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Beverly Hills, California, United States
Eli Kantor is a labor, employment and immigration law attorney. He has been practicing labor, employment and immigration law for more than 36 years. He has been featured in articles about labor, employment and immigration law in the L.A. Times, Business Week.com and Daily Variety. He is a regular columnist for the Daily Journal. Telephone (310)274-8216; eli@elikantorlaw.com. For more information, visit beverlyhillsimmigrationlaw.com and and beverlyhillsemploymentlaw.com


Thursday, July 12, 2018

U.S. Must Convince Judge It Has Reunited Migrants Under Five

July 12, 2018
U.S. Must Convince Judge It Has Reunited Migrants Under Five

(Reuters) – The U.S. government must convince a judge on Thursday that it has complied with a court order for reuniting the youngest migrant children who were separated from their parents by U.S. officials after they crossed the U.S.-Mexico border.

The government has until 3 p.m. PDT (2200 GMT) on Thursday to explain to U.S. Judge Dana Sabraw in San Diego how many children still must be reunited with their parents and to inform him if it met Tuesday’s deadline for reuniting children under five.

On Wednesday night, a government official said all children under five who were eligible for reunification would be with their parents by Thursday morning.

The American Civil Liberties Union (ACLU), which sued the government over its separation policies, questioned that assertion. “Their statement is vague at a minimum,” said attorney Lee Gelernt. “We know they missed the deadline.”

Sabraw has asked the ACLU to propose penalties in the event he finds the deadline was missed.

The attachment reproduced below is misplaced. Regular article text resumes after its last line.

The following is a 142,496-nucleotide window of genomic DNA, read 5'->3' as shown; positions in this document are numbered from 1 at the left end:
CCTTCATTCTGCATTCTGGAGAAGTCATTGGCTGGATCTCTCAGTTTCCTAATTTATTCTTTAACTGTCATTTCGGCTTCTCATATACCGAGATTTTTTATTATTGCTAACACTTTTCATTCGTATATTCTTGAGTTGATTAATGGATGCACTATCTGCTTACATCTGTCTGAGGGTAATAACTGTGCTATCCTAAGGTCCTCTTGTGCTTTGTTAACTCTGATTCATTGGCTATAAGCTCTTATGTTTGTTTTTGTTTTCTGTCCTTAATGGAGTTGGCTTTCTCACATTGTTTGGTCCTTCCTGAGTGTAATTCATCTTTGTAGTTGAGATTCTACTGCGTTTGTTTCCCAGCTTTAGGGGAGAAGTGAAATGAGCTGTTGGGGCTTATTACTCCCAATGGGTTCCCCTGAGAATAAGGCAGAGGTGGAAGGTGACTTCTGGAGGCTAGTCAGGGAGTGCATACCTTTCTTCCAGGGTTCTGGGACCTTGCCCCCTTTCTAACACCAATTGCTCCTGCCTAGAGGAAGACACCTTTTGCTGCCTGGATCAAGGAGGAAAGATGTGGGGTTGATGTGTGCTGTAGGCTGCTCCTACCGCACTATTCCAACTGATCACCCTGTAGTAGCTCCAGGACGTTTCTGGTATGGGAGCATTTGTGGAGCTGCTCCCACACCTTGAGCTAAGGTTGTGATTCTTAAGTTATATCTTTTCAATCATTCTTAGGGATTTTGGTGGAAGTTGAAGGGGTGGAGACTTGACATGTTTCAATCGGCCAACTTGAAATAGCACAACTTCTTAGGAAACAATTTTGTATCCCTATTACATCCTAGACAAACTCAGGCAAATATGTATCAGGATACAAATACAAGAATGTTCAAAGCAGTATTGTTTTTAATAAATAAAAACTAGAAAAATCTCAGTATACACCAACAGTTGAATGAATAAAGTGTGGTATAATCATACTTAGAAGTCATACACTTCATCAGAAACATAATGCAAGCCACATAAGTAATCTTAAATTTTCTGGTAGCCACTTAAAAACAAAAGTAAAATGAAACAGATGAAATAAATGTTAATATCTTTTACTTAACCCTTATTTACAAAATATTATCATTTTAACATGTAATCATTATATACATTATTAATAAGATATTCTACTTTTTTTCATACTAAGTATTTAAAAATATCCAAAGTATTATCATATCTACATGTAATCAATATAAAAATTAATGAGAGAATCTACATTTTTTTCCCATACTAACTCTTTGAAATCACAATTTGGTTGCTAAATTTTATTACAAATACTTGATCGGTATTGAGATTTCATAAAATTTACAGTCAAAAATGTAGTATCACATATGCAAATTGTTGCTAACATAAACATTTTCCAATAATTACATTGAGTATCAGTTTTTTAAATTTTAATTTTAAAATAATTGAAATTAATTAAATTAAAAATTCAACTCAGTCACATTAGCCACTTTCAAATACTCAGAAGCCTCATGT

The judge in June ordered the government to reunite by Tuesday the youngest children separated from their parents and all children by July 26.

The two sides will return to court on Friday to map out steps for reuniting the remaining children, who comprise the bulk of those separated. Sabraw earlier this week called that effort “a significant undertaking.”

The government has said it is taking care to ensure children are safe by checking parents’ criminal history, testing DNA to prove family relationships and reviewing adults for their suitability as a caregiver.

The ACLU has said none of those steps would be necessary if the government had never separated the families in the first place.

The government adopted its family separation policy as part of a broader effort to discourage illegal immigration earlier this year. The Trump administration buckled to intense political pressure and abandoned the policy in June.

Not all the migrant families who were separated at the border entered the country illegally.

(Reporting by Tom Hals; Editing by Noeleen Walder and Lisa Shumaker)

For more information, go to: www.beverlyhillsimmigrationlaw.com

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